Newhouser made the best of his situation, pitching well enough against the league’s dwindling offensive talent in 1942 to make his first All-Star Game. No one suspected it at the time, but this would be the first of six straight All-Star selections. Newhouser was not easy to score on, as witnessed by his 2.45 ERA. But the Tigers lineup had been decimated by the draft and struggled mightily to generate runs. The result was an 8-14 record for Newhouser. He completed 11 games and also functioned as the team’s closer at times, racking up five saves. The Tigers finished below .500 again, in fifth place.

Newhouser’s control was the big issue. More often than not it was horrible. In 1943 former catcher Steve O’Neill replaced Baker as manager and brought in Paul Richards to handle the young staff. Richards, who was already establishing himself as a baseball guru, would be charged with squeezing the long-awaited potential out of Newhouser and his teammates. 

The new manager and catcher were exasperated by the number of walks Newhouser issued in 1943 – a league-high 111 in just over 195 innings. He worked his way in and out of trouble constantly, running up big pitch counts and getting pulled for pinch-hitters in the middle innings, which drove him crazy. His moodiness and frustration grew even worse. At season’s end Newhouser’s record was a dismal 8-17. Had the war not been taking a heavy toll on major-league rosters, Newhouser probably would have been farmed out, released, or traded. 

As Newhouser headed into the 1944 season, he had to make an important career decision. He was 34-52 at this point, and a source of great frustration to his teammates and Tigers management. His father had secured an offseason job for him as an apprentice draftsman at Chrysler headquarters and he showed enough promise to be offered a full-time job with a very attractive salary. He agreed that it was a good opportunity, but informed his parents that he would give baseball one more shot. 

Newhouser sensed that O’Neill and Richards had much to teach him. Trout and Virgil Trucks, another product of the Tigers’ farm system, had made the transition to effective major-league starters. Detroit, whose pitching was getting thinner and thinner, really needed Hal to “grow up” and join them atop the rotation.  

When Newhouser arrived at the wartime spring-training camp in Indiana, Richards told him that he was a thrower.  “I’m going to make you a pitcher,” he said.2 By this time Newhouser was a three-pitch pitcher, with a fastball, curveball, and changeup. Richards taught him how to throw a slider. Back then the pitch was known somewhat derogatorily as a nickel curve, but in Newhouser’s hand it was a sharp-breaking pitch that looked enough like his fastball that batters couldn’t handle it. 

Another part of the transformation involved teaching Newhouser to harness his emotions. Whatever Richards said and did worked miracles. Newhouser became a completely different pitcher, on the mound and in the clubhouse. Meanwhile, Richards managed to turn Trout into a top pitcher, too. 

Newhouser led the Tigers into battle during one of the weirdest seasons in AL history. Two second-division clubs, the Boston Red Sox and St. Louis Browns, joined the Tigers and Yankees in a wild four-team race that lasted well into September. Boston faded after losing key players to the Army, but the Browns and Yankees kept pace. The only reason New York didn’t run away with the race was Newhouser. He beat them six times that season.  

The Browns shocked the Yankees in a late-season series to put them out of the running, and with two days left Detroit and St. Louis sported identical 87-65 records. Newhouser won his start – victory number 29, which led the majors – but the Browns won, too. Trout, whose season was every bit as good as Newhouser’s, took the mound on the final day and lost to the Senators. In St. Louis the Browns scored a comeback win over the Yankees to nail down the pennant.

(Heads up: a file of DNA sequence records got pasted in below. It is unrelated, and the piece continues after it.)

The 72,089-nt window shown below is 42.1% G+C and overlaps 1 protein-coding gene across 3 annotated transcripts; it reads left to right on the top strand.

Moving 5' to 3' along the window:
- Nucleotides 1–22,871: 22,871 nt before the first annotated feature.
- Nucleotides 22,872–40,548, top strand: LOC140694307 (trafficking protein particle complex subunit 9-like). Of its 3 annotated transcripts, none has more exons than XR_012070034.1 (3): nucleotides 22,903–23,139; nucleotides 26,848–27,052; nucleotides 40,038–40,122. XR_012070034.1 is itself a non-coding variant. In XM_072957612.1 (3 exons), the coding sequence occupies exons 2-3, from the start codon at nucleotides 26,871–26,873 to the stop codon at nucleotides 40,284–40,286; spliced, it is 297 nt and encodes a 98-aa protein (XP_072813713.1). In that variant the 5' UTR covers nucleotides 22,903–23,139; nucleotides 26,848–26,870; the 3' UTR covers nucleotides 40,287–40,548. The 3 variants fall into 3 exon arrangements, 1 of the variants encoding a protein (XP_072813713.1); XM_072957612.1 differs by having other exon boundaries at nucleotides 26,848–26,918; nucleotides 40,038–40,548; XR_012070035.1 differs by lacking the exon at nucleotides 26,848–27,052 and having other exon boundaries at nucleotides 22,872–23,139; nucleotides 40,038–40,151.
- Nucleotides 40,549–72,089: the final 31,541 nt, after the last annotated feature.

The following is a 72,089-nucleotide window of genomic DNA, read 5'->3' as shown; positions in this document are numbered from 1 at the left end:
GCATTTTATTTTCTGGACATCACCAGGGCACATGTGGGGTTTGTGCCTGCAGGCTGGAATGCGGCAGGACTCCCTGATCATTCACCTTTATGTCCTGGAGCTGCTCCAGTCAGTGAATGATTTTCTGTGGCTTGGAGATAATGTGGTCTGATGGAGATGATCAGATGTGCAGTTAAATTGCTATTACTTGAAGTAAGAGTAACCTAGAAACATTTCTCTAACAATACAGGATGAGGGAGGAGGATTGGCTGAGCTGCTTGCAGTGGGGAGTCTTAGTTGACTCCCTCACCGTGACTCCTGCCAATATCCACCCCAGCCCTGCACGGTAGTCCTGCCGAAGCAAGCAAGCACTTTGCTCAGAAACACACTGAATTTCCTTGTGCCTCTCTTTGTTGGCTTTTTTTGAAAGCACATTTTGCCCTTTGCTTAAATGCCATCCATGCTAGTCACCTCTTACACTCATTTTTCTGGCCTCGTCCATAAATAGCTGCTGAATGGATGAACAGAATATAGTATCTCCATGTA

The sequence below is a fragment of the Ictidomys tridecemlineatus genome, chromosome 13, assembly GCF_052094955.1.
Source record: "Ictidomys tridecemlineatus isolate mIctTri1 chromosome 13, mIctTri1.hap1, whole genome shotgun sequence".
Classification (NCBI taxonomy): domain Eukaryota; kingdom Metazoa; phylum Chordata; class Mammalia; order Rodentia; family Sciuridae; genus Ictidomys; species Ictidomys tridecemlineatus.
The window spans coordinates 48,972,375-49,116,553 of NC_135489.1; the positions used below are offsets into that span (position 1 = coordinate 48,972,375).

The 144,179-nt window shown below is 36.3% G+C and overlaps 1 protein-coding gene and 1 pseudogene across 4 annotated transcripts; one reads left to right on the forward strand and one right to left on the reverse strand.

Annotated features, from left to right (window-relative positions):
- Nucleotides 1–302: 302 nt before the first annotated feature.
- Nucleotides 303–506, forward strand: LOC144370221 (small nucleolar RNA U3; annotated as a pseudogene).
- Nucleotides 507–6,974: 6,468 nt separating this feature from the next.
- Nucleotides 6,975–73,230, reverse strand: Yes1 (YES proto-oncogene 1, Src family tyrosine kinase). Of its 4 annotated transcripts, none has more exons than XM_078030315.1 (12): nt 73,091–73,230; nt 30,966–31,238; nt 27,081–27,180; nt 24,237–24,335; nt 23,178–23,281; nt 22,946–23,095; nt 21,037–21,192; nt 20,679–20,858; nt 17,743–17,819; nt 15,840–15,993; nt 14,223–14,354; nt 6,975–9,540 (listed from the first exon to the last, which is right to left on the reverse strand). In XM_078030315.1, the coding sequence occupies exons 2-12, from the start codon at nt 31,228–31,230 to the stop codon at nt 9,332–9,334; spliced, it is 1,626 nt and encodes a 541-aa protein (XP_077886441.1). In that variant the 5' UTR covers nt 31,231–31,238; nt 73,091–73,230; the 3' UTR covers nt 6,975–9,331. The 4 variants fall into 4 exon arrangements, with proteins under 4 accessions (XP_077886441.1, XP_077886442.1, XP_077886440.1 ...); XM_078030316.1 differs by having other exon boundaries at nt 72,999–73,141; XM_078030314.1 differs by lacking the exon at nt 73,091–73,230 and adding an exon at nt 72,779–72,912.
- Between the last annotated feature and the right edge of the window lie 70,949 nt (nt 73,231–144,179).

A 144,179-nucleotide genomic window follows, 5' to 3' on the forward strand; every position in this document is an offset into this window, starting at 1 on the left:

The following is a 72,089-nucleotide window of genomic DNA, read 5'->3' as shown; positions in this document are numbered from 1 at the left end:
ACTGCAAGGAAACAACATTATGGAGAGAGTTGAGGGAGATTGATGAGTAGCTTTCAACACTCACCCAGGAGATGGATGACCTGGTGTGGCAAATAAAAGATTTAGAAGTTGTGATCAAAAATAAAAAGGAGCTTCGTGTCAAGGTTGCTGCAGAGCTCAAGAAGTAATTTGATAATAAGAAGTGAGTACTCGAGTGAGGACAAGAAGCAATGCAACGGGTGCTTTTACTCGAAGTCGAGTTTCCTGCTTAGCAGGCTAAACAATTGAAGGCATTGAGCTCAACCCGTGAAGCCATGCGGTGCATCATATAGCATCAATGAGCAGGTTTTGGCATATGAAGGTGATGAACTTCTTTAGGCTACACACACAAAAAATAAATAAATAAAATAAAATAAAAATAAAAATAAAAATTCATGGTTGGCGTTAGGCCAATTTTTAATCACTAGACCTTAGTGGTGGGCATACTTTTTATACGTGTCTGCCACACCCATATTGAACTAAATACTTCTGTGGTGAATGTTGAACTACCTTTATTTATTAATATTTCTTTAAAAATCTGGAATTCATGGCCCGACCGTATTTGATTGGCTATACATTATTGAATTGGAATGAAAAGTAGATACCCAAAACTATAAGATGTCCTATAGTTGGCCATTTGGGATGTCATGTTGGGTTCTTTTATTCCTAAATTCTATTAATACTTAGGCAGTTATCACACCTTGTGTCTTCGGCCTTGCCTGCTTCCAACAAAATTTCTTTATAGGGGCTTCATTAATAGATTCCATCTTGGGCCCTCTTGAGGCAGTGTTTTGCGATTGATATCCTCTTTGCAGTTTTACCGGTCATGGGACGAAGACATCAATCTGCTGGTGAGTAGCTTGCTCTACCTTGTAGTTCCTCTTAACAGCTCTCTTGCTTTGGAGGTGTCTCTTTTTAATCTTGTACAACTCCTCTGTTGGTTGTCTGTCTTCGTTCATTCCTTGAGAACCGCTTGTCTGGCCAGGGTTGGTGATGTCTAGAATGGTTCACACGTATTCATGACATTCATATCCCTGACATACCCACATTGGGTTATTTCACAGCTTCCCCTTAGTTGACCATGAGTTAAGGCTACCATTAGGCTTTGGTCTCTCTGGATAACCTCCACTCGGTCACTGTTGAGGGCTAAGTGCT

After the season, the MVP vote was a toss-up between Newhouser and Trout. Dizzy had 27 victories to Newhouser’s 29, but had made 40 starts, logged 352⅓ innings and had an ERA of 2.12. Trout actually received more first-place votes than Newhouser, but Hal won the overall voting by four points to cop the trophy by a narrow margin. Newhouser had led the majors with 187 strikeouts, and had an ERA of 2.22. He twirled six shutouts to Trout's seven, and also saved two wins for Detroit, thus he had a hand in a total of 31 victories. 

While Trout was never as good again, Newhouser continued his assault on American League batters. In 1945 he led the AL with 313 innings pitched, 29 complete games, 212 strikeouts, eight shutouts, and a 1.81 ERA. He won 25 times and lost nine, with a couple of saves on top. Rarely has a pitcher gone through a season with the total command Newhouser enjoyed. His strikeout total seems tame by modern standards, but at the time the second-place finisher, Nels Potter of the Browns, had 83 fewer.

The Tigers welcomed Hank Greenberg back at midseason and also reacquired outfielder Roy Cullenbine in a trade with the Indians early in the year. Cullenbine established himself as the team’s table-setter, while Greenberg got into 78 games and regained his swing in time for another thrilling four-way pennant race. 

Hal may have alienated his teammates at times, but they knew he was a gamer. Toward the end of 1945, his back began spasming and the team decided that he should stay in Detroit while the Tigers made their final Eastern trip. When they arrived in New York, general manager Jack Zeller revisited this decision and phoned Newhouser to ask him to fly to New York. The Tigers pitchers were exhausted and the thinking was that Newhouser might be able to fool the Yankees for a couple of innings before they realized he wasn’t himself. Newhouser threw a curve to Charlie Keller and practically passed out from the pain, so he stuck with a fastball and changeup. Newhouser ended up blanking the Yankees on four hits that afternoon.  

The Tigers rolled into Washington in late September with a half-game lead on the surprising Senators and plenty of bumps and bruises. Eddie Mayo had a sore shoulder. Greenberg was limping on a sprained ankle. And Newhouser’s back was killing him. He lasted only one inning before leaving the first game of a crucial twin bill. The Tigers rallied to win 7-4 and took the nightcap 7-3 behind Trout, who won his fifth game in two weeks. They split the next day’s doubleheader.